Clemens H. M. Kocken

Learn More
Plasmodium knowlesi is an intracellular malaria parasite whose natural vertebrate host is Macaca fascicularis (the 'kra' monkey); however, it is now increasingly recognized as a significant cause of human malaria, particularly in southeast Asia. Plasmodium knowlesi was the first malaria parasite species in which antigenic variation was demonstrated, and it(More)
Apical membrane antigen 1 (AMA1) is a micronemal protein of apicomplexan parasites that appears to be essential during the invasion of host cells. Immune responses to Plasmodium AMA1 can have profound parasite-inhibitory effects, both as measured in vitro and in animal challenge models, suggesting AMA1 as a potential vaccine component. However, AMA1 is(More)
Obligate intracellular Apicomplexa parasites share a unique invasion mechanism involving a tight interaction between the host cell and the parasite surfaces called the moving junction (MJ). The MJ, which is the anchoring structure for the invasion process, is formed by secretion of a macromolecular complex (RON2/4/5/8), derived from secretory organelles(More)
Plasmodium falciparum apical membrane antigen 1 (PfAMA1), a candidate malaria vaccine, is polymorphic. This polymorphism is believed to be generated predominantly under immune selection pressure and, as a result, may compromise attempts at vaccination. Alignment of 355 PfAMA1 sequences shows that around 10% of the 622 amino acid residues can vary between(More)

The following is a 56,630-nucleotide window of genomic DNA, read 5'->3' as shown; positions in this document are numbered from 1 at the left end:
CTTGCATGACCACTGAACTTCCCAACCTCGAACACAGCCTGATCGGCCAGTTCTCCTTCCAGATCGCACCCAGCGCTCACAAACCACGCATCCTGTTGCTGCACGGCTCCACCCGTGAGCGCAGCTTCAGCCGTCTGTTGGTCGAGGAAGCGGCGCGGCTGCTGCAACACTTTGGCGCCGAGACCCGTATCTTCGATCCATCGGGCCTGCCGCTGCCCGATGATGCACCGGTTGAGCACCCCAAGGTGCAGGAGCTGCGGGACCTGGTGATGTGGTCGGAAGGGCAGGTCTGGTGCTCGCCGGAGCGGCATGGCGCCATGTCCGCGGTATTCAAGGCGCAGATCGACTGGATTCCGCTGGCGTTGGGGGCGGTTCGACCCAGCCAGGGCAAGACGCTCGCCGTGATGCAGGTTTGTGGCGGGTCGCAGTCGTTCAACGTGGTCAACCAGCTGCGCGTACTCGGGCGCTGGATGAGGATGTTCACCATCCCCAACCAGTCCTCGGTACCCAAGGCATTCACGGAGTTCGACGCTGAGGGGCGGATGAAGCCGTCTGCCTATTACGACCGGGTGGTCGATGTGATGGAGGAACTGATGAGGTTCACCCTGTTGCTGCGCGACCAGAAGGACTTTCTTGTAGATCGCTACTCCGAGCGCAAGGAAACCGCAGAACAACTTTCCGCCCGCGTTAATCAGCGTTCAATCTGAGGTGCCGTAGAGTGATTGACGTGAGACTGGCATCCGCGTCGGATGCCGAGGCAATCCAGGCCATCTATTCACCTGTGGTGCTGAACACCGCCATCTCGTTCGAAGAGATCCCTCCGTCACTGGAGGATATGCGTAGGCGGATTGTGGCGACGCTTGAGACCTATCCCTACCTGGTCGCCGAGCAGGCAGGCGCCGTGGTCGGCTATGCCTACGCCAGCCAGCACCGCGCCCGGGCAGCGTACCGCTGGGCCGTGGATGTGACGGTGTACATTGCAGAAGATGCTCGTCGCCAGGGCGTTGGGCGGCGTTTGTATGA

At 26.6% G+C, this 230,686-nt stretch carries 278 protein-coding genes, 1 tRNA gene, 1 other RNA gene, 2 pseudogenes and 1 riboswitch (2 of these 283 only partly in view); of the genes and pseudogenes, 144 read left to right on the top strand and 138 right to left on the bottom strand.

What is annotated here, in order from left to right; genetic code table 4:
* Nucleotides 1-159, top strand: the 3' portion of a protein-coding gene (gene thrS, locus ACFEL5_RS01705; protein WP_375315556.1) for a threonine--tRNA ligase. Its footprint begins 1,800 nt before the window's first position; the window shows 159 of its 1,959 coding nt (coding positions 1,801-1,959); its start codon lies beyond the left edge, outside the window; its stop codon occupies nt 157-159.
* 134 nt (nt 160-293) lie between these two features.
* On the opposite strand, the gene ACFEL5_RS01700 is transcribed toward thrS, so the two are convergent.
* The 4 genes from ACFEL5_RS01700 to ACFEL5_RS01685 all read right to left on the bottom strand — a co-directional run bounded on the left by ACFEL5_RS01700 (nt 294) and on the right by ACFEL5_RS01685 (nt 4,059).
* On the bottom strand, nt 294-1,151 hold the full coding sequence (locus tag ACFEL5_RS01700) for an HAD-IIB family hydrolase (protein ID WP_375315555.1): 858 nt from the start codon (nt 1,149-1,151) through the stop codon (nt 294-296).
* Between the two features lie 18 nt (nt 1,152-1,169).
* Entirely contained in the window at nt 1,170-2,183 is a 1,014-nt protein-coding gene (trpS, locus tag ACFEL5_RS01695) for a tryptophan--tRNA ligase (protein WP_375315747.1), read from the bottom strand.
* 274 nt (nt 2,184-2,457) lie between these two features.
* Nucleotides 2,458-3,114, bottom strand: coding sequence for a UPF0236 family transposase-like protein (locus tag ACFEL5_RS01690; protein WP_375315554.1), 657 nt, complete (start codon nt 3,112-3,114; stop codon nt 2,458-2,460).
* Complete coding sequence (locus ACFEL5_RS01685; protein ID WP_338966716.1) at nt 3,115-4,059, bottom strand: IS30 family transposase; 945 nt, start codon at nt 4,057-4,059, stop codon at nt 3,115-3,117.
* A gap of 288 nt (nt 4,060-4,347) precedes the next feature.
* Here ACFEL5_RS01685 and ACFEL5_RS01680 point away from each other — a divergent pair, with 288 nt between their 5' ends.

Plasmodium falciparum apical membrane antigen-1 (PfAMA-1) is a malaria merozoite integral membrane protein that plays an essential but poorly understood role in invasion of host erythrocytes. The PfAMA-1 ectodomain comprises three disulfide-constrained domains, the first of which (domain I) is preceded by an N-terminal prosequence. PfAMA-1 is initially(More)
Apical membrane antigen 1 (AMA-1) is a highly promising malaria blood-stage vaccine candidate that has induced protection in rodent and nonhuman primate models of malaria. Authentic conformation of the protein appears to be essential for the induction of parasite-inhibitory antibody responses. Here we have developed a synthetic gene with adapted codon usage(More)
In the present study, we evaluate the naturally acquired antibody response to the Plasmodium vivax apical membrane antigen 1 (PvAMA-1), a leading vaccine candidate against malaria. The gene encoding the PvAMA-1 ectodomain region (amino acids 43-487) was cloned by PCR using genomic DNA from a Brazilian individual with patent P. vivax infection. The predicted(More)
The apical membrane antigen 1 (AMA-1) family is a promising family of malaria blood-stage vaccine candidates that have induced protection in rodent and nonhuman primate models of malaria. Correct conformation of the protein appears to be essential for the induction of parasite-inhibitory responses, and these responses appear to be primarily antibody(More)
Serum antibodies from 1071 people in two Kenyan villages were assayed using eight different recombinant Apical Membrane Antigen 1 (AMA1) protein constructs to investigate their role in naturally acquired immunity. In both communities, antibodies against the full-length ectodomain (both FVO and 3D7 allele constructs) prior to a malaria transmission season(More)
During the assembly of Plasmodium falciparum merozoites within the schizont stage, the parasite synthesizes and positions three sets of secretory vesicles (rhoptries, micronemes and dense granules) that are active during red cell invasion. There are up to 40 micronemes per merozoite, shaped like long-necked bottles, about 160 nm long and 65 nm at their(More)